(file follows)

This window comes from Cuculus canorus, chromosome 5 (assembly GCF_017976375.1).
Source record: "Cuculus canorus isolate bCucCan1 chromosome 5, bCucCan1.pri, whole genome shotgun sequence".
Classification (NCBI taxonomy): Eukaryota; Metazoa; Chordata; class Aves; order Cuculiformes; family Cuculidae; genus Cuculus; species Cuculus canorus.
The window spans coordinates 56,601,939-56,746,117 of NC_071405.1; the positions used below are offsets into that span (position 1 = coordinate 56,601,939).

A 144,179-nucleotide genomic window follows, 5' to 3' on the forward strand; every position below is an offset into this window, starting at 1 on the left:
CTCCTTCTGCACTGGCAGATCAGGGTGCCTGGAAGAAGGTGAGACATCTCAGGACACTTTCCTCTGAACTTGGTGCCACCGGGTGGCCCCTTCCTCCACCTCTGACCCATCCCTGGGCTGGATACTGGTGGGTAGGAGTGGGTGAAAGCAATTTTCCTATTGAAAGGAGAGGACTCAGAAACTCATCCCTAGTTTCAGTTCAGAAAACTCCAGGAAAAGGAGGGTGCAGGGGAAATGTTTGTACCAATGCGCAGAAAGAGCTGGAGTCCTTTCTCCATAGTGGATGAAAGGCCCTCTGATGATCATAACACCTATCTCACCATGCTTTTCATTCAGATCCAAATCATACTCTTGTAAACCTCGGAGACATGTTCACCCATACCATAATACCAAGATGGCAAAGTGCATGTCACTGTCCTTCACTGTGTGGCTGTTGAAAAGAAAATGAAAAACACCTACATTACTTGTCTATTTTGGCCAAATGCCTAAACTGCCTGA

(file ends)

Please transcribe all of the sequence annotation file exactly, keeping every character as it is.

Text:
This window comes from Cuculus canorus, chromosome 5 (assembly GCF_017976375.1).
Source record: "Cuculus canorus isolate bCucCan1 chromosome 5, bCucCan1.pri, whole genome shotgun sequence".
Classification (NCBI taxonomy): Eukaryota; Metazoa; Chordata; class Aves; order Cuculiformes; family Cuculidae; genus Cuculus; species Cuculus canorus.
The window spans coordinates 56,601,939-56,746,117 of NC_071405.1; the positions used below are offsets into that span (position 1 = coordinate 56,601,939).

A 144,179-nucleotide genomic window follows, 5' to 3' on the forward strand; every position below is an offset into this window, starting at 1 on the left:
CTCCTTCTGCACTGGCAGATCAGGGTGCCTGGAAGAAGGTGAGACATCTCAGGACACTTTCCTCTGAACTTGGTGCCACCGGGTGGCCCCTTCCTCCACCTCTGACCCATCCCTGGGCTGGATACTGGTGGGTAGGAGTGGGTGAAAGCAATTTTCCTATTGAAAGGAGAGGACTCAGAAACTCATCCCTAGTTTCAGTTCAGAAAACTCCAGGAAAAGGAGGGTGCAGGGGAAATGTTTGTACCAATGCGCAGAAAGAGCTGGAGTCCTTTCTCCATAGTGGATGAAAGGCCCTCTGATGATCATAACACCTATCTCACCATGCTTTTCATTCAGATCCAAATCATACTCTTGTAAACCTCGGAGACATGTTCACCCATACCATAATACCAAGATGGCAAAGTGCATGTCACTGTCCTTCACTGTGTGGCTGTTGAAAAGAAAATGAAAAACACCTACATTACTTGTCTATTTTGGCCAAATGCCTAAACTGCCTGA